Our jurisdiction vests under 28 U.S.C. § 1291. Substantially for the reasons set forth in the district court's well-reasoned, 47-page "Opinion and Order Denying Defendant's Post Trial Motion," Mason v. Texaco, Inc., 741 F.Supp. 1472 (D.Kan.1990), (Mason ), we affirm with one exception. We shall remand to the district court with directions to enter a remittitur order on the award of punitive damages.
In June, 1974, Butch and his young wife and child left Wichita, Kansas, for Yorktown, Virginia, where Butch had decided to serve in the United States Coast Guard. As a student in training, Butch was first exposed to benzene in the water and sediment class. He was taught to use a test kit sold by Gerin Corporation which was designed and used to test the levels of water and sediment in engine oil used in Coast Guard vessels. Benzene was a solvent used as a component of the test. Thereafter, commencing in October, 1974, Butch taught the course. He was exposed to a high dosage of benzene while conducting the Gerin lube oil test. He was last exposed on January 10, 1977.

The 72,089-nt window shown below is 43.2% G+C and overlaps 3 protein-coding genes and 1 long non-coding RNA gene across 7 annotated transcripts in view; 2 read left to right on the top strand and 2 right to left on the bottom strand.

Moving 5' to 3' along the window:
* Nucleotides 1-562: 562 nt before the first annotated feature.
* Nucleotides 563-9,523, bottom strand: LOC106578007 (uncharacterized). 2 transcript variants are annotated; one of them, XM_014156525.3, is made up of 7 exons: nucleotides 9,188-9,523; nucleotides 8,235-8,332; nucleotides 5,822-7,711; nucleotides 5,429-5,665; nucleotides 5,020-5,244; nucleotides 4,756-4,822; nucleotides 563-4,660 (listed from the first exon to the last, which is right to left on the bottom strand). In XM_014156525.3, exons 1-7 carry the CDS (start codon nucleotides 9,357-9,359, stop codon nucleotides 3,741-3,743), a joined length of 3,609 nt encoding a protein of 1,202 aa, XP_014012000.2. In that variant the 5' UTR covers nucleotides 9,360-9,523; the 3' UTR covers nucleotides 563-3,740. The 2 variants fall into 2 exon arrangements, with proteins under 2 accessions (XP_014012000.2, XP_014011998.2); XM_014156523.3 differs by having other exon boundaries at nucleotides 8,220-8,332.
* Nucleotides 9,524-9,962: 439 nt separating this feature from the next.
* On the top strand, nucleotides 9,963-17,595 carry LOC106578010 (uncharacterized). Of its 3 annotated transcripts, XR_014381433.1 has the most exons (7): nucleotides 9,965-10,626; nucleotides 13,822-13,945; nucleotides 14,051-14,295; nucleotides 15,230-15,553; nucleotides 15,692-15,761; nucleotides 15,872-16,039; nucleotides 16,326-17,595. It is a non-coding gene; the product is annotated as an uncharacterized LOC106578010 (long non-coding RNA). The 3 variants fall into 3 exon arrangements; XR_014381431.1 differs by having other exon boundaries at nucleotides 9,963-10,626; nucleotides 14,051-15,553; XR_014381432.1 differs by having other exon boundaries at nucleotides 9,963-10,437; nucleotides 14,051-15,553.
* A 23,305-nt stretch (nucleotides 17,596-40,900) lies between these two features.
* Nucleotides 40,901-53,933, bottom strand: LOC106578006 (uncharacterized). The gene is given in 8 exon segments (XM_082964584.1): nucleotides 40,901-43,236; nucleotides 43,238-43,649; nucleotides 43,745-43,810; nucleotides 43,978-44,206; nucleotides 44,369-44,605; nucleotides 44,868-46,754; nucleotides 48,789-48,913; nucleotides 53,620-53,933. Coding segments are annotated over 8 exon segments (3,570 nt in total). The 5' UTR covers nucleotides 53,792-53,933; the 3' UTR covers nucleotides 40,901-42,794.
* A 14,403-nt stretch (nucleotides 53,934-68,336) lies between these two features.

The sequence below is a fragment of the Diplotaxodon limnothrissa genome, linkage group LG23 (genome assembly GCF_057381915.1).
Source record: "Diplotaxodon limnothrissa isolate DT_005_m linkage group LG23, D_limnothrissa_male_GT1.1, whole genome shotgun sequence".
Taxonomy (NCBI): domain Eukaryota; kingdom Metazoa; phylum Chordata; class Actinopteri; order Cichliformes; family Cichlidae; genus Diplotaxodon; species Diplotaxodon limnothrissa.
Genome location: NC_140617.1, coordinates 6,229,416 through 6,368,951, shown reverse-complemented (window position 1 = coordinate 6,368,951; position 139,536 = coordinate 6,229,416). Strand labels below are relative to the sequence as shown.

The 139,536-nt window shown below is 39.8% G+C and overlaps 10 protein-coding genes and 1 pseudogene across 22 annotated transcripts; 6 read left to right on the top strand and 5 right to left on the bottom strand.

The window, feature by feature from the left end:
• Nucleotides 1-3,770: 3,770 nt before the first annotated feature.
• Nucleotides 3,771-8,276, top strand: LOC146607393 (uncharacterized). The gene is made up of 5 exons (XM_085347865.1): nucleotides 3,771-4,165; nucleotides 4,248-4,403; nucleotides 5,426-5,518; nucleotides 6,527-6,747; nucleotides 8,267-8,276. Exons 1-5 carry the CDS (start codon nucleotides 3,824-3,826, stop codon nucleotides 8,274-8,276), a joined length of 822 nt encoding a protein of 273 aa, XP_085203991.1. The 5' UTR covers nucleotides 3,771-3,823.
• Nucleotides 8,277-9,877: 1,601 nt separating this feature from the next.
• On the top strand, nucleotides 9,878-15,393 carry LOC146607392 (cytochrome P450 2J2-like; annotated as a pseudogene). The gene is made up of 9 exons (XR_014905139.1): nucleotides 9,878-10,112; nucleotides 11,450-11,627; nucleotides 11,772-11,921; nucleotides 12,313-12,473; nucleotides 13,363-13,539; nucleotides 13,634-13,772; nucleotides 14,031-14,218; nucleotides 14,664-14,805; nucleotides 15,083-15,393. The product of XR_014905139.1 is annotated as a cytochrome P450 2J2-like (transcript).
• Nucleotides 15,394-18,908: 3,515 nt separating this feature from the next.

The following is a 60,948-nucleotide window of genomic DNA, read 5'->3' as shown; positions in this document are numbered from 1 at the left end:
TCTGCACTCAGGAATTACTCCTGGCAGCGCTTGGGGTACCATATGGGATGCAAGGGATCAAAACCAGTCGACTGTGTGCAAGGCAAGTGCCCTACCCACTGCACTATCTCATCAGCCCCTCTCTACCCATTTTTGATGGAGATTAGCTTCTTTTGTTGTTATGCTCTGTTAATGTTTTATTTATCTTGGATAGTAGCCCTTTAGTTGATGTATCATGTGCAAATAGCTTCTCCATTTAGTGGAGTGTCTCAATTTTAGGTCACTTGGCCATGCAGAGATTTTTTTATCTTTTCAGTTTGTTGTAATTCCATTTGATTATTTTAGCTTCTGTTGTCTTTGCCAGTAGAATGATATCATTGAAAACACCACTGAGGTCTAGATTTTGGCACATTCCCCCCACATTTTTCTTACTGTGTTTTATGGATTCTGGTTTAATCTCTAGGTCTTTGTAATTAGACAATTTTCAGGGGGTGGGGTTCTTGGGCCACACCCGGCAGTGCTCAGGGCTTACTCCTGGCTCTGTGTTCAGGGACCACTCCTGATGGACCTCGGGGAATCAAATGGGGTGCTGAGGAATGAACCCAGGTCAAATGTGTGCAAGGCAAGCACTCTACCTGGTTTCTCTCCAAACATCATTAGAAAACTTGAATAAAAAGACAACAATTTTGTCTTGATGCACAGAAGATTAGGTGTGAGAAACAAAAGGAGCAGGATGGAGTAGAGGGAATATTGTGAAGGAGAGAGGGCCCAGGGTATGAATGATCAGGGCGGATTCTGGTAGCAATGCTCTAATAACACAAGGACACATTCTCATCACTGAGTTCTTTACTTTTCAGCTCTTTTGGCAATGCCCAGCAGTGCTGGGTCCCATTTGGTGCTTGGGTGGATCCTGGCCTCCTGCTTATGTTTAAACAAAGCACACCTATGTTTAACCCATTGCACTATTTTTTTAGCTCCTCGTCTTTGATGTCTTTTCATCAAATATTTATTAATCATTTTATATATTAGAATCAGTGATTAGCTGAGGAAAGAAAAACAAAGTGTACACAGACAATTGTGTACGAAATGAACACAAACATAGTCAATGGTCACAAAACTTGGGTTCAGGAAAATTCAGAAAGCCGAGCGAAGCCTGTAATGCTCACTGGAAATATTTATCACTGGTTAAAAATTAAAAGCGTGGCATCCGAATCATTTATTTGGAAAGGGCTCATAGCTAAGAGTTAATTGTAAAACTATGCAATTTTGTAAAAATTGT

During the time period of Butch's exposure to benzene, Texaco's sole warning of the health hazards of its benzene was contained in a Material Safety Data Sheet (MSDS) which stated that "High concentrations may cause anthestic [sic] effects; prolonged chronic excessive exposure may damage blood forming organs." The same MSDS stated that 25 parts benzene per million (ppm) was the maximum safe exposure limit and that "adequate ventilation" or "local exhaust" should be used. It was not until 1979, some two years after doctors had diagnosed Butch's illness as acute myelocytic leukemia and after various agencies and/or institutes and scientific/medical publications had clearly identified the causal connection between benzene
exposure and cancer, that Texaco stated that benzene was "suspected" of causing leukemia.